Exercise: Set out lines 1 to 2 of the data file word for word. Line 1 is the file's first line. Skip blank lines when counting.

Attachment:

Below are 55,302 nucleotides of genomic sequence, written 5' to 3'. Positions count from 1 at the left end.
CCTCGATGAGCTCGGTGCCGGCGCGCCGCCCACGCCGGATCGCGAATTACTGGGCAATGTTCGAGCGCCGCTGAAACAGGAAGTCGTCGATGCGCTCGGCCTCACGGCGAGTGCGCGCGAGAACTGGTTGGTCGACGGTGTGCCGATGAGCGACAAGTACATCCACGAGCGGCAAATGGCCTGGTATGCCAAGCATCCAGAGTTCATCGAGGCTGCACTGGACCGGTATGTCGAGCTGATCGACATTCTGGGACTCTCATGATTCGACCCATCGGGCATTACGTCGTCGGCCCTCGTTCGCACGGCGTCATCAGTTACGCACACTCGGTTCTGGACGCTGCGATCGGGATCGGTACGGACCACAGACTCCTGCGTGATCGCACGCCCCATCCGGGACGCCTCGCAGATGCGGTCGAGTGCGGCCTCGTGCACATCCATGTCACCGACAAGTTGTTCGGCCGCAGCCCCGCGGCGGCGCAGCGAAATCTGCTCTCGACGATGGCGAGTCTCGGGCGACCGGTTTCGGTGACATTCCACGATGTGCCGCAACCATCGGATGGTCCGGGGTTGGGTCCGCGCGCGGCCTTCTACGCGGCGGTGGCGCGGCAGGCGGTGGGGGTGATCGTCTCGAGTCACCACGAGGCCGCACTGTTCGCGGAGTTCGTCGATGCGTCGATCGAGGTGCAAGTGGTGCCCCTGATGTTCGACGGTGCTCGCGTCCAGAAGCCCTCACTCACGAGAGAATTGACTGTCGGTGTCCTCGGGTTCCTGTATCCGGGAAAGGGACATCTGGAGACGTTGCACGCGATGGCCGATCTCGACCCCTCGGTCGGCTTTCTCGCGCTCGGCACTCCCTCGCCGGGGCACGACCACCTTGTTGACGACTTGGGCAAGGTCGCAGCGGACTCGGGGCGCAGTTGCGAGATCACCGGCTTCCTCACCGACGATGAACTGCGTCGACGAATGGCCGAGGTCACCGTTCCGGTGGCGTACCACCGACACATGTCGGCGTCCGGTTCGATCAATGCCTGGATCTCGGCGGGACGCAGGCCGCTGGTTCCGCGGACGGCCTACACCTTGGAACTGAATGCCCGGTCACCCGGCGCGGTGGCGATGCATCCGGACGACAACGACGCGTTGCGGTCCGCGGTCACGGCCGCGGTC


Below are 55,302 nucleotides of genomic sequence, written 5' to 3'. Positions count from 1 at the left end.
CCTCGATGAGCTCGGTGCCGGCGCGCCGCCCACGCCGGATCGCGAATTACTGGGCAATGTTCGAGCGCCGCTGAAACAGGAAGTCGTCGATGCGCTCGGCCTCACGGCGAGTGCGCGCGAGAACTGGTTGGTCGACGGTGTGCCGATGAGCGACAAGTACATCCACGAGCGGCAAATGGCCTGGTATGCCAAGCATCCAGAGTTCATCGAGGCTGCACTGGACCGGTATGTCGAGCTGATCGACATTCTGGGACTCTCATGATTCGACCCATCGGGCATTACGTCGTCGGCCCTCGTTCGCACGGCGTCATCAGTTACGCACACTCGGTTCTGGACGCTGCGATCGGGATCGGTACGGACCACAGACTCCTGCGTGATCGCACGCCCCATCCGGGACGCCTCGCAGATGCGGTCGAGTGCGGCCTCGTGCACATCCATGTCACCGACAAGTTGTTCGGCCGCAGCCCCGCGGCGGCGCAGCGAAATCTGCTCTCGACGATGGCGAGTCTCGGGCGACCGGTTTCGGTGACATTCCACGATGTGCCGCAACCATCGGATGGTCCGGGGTTGGGTCCGCGCGCGGCCTTCTACGCGGCGGTGGCGCGGCAGGCGGTGGGGGTGATCGTCTCGAGTCACCACGAGGCCGCACTGTTCGCGGAGTTCGTCGATGCGTCGATCGAGGTGCAAGTGGTGCCCCTGATGTTCGACGGTGCTCGCGTCCAGAAGCCCTCACTCACGAGAGAATTGACTGTCGGTGTCCTCGGGTTCCTGTATCCGGGAAAGGGACATCTGGAGACGTTGCACGCGATGGCCGATCTCGACCCCTCGGTCGGCTTTCTCGCGCTCGGCACTCCCTCGCCGGGGCACGACCACCTTGTTGACGACTTGGGCAAGGTCGCAGCGGACTCGGGGCGCAGTTGCGAGATCACCGGCTTCCTCACCGACGATGAACTGCGTCGACGAATGGCCGAGGTCACCGTTCCGGTGGCGTACCACCGACACATGTCGGCGTCCGGTTCGATCAATGCCTGGATCTCGGCGGGACGCAGGCCGCTGGTTCCGCGGACGGCCTACACCTTGGAACTGAATGCCCGGTCACCCGGCGCGGTGGCGATGCATCCGGACGACAACGACGCGTTGCGGTCCGCGGTCACGGCCGCGGTC